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Photoinhibition and Photoprotection under Environmental Stresses



Photoinhibition and Photoprotection under Environmental Stresses

Luca Vitale

National Research Council (CNR), Department of Biology, Agriculture and Food Science (DiSBA), Institute for Agricultural and Forest Systems in the Mediterranean (ISAFoM), Naples, Italy.

Abstract | Plants are often exposed in their habitat to multiple abiotic and biotic stresses that limit growth and productivity; however, plants are able, to some extent, to cope with limiting environmental conditions by means of different mechanisms that contribute to their adaptive success in different habitats.

Editor | Khaled Moustafa, Conservatoire National des Arts et Métiers, 292 Rue Saint-Martin, 75003 Paris, France.

Received | March 13, 2015; Accepted | March 26, 2015; Published | September 30, 2015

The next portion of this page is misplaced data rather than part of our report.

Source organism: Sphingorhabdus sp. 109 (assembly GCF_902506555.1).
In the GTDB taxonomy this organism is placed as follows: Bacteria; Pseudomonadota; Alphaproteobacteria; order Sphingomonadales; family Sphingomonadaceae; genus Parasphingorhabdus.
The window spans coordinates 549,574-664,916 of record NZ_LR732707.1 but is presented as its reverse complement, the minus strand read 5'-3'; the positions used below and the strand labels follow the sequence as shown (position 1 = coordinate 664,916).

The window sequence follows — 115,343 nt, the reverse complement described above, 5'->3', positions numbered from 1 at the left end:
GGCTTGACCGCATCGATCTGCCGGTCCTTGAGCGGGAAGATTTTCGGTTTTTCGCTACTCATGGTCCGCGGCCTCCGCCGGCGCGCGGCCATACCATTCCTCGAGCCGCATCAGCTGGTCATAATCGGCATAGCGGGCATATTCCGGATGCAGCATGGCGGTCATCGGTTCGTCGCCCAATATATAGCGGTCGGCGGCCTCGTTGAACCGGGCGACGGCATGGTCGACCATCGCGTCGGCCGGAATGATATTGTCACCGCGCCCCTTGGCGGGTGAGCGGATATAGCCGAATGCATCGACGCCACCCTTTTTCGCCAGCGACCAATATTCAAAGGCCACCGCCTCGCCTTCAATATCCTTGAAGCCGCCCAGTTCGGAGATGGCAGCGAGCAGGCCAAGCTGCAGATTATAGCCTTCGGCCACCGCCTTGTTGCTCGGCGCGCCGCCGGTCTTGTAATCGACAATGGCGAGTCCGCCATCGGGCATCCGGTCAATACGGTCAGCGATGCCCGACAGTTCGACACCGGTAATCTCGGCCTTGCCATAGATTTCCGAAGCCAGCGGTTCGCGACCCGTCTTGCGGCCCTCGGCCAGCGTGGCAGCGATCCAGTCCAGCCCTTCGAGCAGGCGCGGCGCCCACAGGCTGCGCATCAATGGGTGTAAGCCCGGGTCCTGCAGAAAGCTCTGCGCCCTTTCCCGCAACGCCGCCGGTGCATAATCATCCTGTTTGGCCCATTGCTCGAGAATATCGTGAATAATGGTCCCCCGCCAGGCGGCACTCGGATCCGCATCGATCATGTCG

Correspondence | Luca Vitale, Institute for Agricultural and Forest Systems in the Mediterranean (ISAFoM), Naples, Italy; E-mail |


Citation | Luca Vitale. 2015. Photoinhibition and photoprotection under environmental stresses. Abiotic and Biotic Stress Journal, 1(1): 1-2.

Plants are often exposed in their habitat to multiple abiotic and biotic stresses (e.g. high light intensity, low or high temperatures, water shortage, salinity, diseases, etc.) that hamper growth and productivity; however plants are able, to some extent, to cope with limiting environmental conditions by means of different mechanisms that contribute to their adaptive success in different habitats.